In Lesabéndio, however, the inhabitants of the imaginary star Pallus, make no rigid dichotomy between technology and nature, between themselves and technology, or between themselves and the surrounding natural world. Rather, they follow two preconditions Benjamin thought essential for humans on Earth: disregard of the belief that it is our task to exploit the forces of nature, and belief that technology, by liberating human beings, will liberate the whole of creation.

The star Pallas is a rugged, mountainous topography overlaid with an urban metropolis highlighted by many lighthouses. Moving beltways provide transportation between the northern and southern halves of Pallas. A glowing cobweb-cloud surrounds the planet and provides its light source.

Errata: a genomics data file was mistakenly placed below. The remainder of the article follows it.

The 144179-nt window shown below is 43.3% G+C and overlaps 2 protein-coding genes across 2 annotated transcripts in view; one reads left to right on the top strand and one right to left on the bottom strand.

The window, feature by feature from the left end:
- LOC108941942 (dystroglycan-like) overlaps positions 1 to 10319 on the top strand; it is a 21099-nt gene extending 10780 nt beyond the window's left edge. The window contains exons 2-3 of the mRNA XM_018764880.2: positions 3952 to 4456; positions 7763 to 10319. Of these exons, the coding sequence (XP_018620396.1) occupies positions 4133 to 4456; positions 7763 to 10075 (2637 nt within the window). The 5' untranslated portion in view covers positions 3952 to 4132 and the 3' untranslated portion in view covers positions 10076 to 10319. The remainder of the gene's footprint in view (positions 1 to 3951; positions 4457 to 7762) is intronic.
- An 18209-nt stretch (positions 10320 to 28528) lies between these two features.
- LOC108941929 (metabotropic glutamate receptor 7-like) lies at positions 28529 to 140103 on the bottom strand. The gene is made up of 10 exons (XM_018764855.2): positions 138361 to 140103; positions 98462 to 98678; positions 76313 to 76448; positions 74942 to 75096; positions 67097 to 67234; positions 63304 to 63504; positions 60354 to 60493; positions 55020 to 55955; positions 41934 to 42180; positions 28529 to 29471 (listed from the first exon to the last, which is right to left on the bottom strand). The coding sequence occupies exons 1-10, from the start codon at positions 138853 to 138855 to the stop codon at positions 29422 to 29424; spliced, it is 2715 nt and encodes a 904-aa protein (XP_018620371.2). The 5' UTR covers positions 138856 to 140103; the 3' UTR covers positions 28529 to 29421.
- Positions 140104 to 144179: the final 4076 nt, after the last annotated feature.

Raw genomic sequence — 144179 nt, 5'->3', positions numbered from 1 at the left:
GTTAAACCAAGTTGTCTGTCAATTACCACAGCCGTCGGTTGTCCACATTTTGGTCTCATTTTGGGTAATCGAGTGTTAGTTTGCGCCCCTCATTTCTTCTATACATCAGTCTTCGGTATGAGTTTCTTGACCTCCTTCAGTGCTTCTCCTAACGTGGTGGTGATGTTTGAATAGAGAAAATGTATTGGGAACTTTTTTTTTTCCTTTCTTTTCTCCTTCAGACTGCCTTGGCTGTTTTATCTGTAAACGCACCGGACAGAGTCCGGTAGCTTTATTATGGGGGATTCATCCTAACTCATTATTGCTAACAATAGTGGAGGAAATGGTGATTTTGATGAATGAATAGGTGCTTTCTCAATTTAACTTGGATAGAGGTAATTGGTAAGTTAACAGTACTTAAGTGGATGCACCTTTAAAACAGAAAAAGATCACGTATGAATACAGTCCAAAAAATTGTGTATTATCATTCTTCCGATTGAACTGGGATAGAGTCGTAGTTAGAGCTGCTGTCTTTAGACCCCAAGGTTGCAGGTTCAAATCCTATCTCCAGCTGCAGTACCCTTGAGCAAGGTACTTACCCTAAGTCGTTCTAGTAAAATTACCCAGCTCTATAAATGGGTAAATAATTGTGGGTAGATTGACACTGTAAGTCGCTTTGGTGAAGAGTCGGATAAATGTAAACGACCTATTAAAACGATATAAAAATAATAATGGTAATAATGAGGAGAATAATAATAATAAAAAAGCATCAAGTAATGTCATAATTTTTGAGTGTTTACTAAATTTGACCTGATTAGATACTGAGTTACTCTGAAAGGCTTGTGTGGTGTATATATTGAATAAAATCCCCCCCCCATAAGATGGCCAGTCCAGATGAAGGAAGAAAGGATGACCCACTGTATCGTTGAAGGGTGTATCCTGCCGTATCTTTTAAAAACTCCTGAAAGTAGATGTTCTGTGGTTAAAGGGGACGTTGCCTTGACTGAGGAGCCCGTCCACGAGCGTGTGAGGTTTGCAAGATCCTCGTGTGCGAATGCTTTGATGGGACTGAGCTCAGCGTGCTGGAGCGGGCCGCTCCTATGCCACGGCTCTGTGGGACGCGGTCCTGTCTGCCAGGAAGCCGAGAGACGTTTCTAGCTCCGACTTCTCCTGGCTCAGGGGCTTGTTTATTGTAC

Pallasians are organic parts of their home star. They have one rubber-like leg, with a suction cup at its end, convenient for attaching themselves to any surface. They expand and shrink various parts of their bodies in order to see at a distance, shelter themselves at night, or propel themselves via a method of high speed bouncing. They smoke bubble weed in mushroom meadows until they fall asleep under violet skies and green stars.

And, thus, we have another way to conceptualize the novel: as an ecological science fiction story. Lesabéndio, the hero of the novel, persuades all Pallasians to build a 44-mile high tower, utilizing newly discovered Kaddimohn steel in order to connect the two halves of their double star. An unintended effect is that the height of the tower alters Pallas’ center of gravity, which in turn changes the Pallasians’ internal nature as well as the form and function of the star on which they live. As a result, Lesabéndio achieves a nearly unimaginable level of consciousness, sensory perception, and communication abilities heretofore only experienced by astronomical entities like stars, asteroids, and the Central Sun of his local galaxy.